Tom F. Marvin

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Building community support for labor organizing

Professor Tom Marvin’s work identifies several factors that contribute to greater effectiveness of community and labor coalitions. His work involves local labor organizers with specialized knowledge of and investment in the local community—and well-structured, service-learning and internship opportunities for students who want to become organizers. Professor Marvin trains local labor organizers through his role as director of the Masarachia Scholars Program, which is designed to give tomorrow’s community leaders the skills they will need to build viable democratic institutions and contribute to social and economic justice. His research looks at participant observation of labor and community coalitions in Indianapolis since 2007—and includes survey and interview data, as well as research into the historical, political, and cultural context of Indianapolis. This research has the potential to improve everyday life for all Indianapolis workers by increasing the standard of living, giving workers a voice in the workplace, and strengthening communities. Professor Marvin’s work to create effective community and labor coalitions is another example of how IUPUI faculty are TRANSLATING RESEARCH INTO PRACTICE.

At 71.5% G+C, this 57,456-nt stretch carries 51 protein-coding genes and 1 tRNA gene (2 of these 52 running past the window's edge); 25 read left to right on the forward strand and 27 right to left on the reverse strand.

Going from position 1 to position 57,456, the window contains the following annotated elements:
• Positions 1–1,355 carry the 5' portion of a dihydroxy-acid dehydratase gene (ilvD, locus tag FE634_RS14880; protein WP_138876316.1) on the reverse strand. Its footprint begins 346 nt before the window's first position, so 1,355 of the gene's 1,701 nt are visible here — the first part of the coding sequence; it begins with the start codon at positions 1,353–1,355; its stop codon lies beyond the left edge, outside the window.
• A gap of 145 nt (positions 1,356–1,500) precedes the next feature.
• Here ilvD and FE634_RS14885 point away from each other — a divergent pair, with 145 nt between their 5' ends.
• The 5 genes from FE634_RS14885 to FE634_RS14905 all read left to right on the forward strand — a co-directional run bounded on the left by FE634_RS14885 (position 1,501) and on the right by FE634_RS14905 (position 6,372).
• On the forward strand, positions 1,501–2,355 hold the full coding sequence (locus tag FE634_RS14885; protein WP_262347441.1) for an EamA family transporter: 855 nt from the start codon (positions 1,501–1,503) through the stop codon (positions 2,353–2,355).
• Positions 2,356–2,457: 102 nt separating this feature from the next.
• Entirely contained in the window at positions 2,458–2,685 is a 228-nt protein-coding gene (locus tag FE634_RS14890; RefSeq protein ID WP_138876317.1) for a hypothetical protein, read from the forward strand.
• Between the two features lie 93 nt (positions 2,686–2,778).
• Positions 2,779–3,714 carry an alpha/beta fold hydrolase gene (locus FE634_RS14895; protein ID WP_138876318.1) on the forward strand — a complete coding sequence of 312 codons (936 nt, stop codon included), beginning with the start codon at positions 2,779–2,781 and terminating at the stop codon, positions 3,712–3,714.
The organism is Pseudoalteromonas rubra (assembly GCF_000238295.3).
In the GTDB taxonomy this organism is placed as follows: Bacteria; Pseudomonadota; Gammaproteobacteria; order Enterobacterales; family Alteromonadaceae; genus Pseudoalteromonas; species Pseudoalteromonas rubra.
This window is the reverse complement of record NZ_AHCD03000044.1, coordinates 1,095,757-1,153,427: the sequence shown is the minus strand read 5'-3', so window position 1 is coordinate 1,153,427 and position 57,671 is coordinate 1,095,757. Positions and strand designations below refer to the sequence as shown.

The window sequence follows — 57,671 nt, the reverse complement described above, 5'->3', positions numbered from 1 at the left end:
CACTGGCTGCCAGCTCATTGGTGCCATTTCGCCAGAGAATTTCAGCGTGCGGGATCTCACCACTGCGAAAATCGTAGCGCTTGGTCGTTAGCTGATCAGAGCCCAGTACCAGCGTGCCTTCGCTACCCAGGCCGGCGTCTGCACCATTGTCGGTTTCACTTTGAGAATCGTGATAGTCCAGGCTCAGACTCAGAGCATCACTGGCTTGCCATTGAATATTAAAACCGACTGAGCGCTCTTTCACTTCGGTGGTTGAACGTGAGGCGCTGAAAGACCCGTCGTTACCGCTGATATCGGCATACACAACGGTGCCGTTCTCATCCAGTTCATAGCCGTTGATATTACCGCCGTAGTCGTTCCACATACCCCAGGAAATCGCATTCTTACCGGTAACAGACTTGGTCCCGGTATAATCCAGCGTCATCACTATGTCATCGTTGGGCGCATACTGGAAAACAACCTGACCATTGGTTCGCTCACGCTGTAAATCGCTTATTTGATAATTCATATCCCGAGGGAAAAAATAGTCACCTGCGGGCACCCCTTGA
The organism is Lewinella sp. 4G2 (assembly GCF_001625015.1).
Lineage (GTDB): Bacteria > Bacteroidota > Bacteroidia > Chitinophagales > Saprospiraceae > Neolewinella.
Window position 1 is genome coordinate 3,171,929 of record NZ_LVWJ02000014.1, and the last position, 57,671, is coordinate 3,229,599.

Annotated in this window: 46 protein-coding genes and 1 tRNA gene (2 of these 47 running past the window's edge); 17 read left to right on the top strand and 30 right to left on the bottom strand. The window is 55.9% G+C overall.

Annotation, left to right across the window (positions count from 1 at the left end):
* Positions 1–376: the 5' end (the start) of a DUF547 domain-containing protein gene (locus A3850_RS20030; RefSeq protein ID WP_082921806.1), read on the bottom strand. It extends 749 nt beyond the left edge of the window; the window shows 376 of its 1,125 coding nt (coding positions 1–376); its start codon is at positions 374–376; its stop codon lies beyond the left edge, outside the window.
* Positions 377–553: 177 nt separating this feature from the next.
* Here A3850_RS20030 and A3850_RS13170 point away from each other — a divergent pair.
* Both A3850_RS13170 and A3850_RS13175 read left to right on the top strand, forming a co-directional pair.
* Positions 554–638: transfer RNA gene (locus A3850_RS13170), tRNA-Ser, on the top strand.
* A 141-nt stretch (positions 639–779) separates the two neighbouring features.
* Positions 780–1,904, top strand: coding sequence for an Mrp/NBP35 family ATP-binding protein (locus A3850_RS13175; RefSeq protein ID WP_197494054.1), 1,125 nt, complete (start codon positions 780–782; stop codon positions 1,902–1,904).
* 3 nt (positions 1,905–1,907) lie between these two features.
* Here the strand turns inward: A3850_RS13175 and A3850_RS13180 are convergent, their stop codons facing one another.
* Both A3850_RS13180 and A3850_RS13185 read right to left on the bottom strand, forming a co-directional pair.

Recent Submissions

Now showing 1 - 1 of 1
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    Starting from Scratch Building Community Support for Labor Organizing in Indianapolis
    (Sage, 2014-12) Marvin, Thomas F.; Department of English, School of Liberal Arts
    This study compares how two union organizing campaigns have attempted to mobilize community support by examining the opportunity structure for organizing in Indianapolis, comparing the community outreach efforts of the two campaigns, and assessing their effectiveness in matching their strategies to local conditions. Although some suggest that the “L.A. model” of creating powerful labor-community coalitions is replicable in other cities, important differences in the local opportunity structure force organizers to “start from scratch” and improvise innovative strategies in cities like Indianapolis that lack a strong social justice infrastructure.